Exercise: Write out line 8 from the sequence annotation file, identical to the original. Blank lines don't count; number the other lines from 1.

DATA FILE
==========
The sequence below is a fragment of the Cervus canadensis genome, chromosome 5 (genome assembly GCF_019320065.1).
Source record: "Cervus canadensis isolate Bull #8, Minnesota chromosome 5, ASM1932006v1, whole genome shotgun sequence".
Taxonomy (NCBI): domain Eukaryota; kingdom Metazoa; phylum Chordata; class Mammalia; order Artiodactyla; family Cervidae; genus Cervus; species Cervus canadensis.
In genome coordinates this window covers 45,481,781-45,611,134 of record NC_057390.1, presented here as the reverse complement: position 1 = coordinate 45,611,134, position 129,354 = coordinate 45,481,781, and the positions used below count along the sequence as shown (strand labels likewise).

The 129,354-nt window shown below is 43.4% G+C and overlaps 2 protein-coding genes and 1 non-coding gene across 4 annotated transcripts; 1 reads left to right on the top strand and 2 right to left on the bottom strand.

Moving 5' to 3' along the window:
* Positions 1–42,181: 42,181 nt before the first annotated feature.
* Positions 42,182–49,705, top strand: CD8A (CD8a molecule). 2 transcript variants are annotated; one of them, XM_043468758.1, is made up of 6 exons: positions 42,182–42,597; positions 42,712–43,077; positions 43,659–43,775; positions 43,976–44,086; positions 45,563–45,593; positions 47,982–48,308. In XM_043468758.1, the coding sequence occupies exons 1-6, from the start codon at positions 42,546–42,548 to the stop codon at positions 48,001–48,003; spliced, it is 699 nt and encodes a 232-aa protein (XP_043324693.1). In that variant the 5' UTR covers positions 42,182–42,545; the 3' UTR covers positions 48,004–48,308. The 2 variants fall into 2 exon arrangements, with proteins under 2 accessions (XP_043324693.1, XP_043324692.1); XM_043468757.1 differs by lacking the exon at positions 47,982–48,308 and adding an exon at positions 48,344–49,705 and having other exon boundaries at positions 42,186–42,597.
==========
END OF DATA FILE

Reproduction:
* Positions 42,182–49,705, top strand: CD8A (CD8a molecule). 2 transcript variants are annotated; one of them, XM_043468758.1, is made up of 6 exons: positions 42,182–42,597; positions 42,712–43,077; positions 43,659–43,775; positions 43,976–44,086; positions 45,563–45,593; positions 47,982–48,308. In XM_043468758.1, the coding sequence occupies exons 1-6, from the start codon at positions 42,546–42,548 to the stop codon at positions 48,001–48,003; spliced, it is 699 nt and encodes a 232-aa protein (XP_043324693.1). In that variant the 5' UTR covers positions 42,182–42,545; the 3' UTR covers positions 48,004–48,308. The 2 variants fall into 2 exon arrangements, with proteins under 2 accessions (XP_043324693.1, XP_043324692.1); XM_043468757.1 differs by lacking the exon at positions 47,982–48,308 and adding an exon at positions 48,344–49,705 and having other exon boundaries at positions 42,186–42,597.